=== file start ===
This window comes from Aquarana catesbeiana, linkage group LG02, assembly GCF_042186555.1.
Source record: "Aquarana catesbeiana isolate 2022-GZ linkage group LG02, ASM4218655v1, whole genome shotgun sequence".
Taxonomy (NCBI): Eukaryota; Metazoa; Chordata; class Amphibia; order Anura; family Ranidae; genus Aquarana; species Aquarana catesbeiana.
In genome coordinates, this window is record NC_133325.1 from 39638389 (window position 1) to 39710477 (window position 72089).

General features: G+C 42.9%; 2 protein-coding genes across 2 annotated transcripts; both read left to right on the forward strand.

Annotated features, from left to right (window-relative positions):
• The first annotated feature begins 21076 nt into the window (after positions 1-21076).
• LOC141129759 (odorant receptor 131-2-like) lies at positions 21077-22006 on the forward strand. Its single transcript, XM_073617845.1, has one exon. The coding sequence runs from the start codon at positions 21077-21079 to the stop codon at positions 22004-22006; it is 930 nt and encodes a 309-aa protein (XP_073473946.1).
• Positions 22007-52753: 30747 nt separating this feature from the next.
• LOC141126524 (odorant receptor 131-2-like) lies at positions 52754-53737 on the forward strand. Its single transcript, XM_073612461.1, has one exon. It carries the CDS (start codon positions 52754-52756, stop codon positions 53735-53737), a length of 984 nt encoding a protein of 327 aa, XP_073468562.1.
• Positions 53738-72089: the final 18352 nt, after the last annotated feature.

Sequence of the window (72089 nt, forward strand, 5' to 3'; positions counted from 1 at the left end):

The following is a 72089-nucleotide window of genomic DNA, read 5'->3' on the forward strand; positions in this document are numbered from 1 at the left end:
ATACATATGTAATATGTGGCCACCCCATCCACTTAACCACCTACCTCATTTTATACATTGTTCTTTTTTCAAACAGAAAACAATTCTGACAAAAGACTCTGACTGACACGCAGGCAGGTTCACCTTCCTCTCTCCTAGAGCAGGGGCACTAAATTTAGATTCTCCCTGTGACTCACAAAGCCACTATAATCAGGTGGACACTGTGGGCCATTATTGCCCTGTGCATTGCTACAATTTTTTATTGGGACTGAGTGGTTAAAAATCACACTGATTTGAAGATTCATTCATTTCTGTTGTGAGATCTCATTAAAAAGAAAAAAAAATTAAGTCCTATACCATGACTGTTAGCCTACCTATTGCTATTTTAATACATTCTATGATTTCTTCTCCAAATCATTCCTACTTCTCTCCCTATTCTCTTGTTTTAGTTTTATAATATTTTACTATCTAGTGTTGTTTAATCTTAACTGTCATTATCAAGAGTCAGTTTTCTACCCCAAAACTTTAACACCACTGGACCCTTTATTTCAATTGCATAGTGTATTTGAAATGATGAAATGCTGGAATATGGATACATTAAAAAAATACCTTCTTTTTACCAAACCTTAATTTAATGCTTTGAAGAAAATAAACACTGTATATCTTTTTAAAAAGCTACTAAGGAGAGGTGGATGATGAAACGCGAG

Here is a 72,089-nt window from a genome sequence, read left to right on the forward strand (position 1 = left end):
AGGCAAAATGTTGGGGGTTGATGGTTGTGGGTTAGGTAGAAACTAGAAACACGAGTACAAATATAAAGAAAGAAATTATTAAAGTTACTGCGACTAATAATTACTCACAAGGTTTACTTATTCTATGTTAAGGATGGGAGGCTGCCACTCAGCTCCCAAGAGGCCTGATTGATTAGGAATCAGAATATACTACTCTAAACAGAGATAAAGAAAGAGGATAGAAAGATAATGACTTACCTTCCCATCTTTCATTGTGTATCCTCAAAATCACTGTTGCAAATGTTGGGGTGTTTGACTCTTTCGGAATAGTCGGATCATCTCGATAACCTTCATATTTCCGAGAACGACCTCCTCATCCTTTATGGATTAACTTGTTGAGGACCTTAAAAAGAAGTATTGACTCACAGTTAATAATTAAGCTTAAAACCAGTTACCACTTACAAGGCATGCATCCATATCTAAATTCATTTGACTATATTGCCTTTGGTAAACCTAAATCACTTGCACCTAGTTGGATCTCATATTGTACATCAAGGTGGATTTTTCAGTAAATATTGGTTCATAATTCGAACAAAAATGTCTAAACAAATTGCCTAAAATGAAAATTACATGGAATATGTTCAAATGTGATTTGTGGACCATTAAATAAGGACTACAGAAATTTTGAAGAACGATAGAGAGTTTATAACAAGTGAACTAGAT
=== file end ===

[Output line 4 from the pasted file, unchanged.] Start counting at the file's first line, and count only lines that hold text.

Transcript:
In genome coordinates, this window is record NC_133325.1 from 39638389 (window position 1) to 39710477 (window position 72089).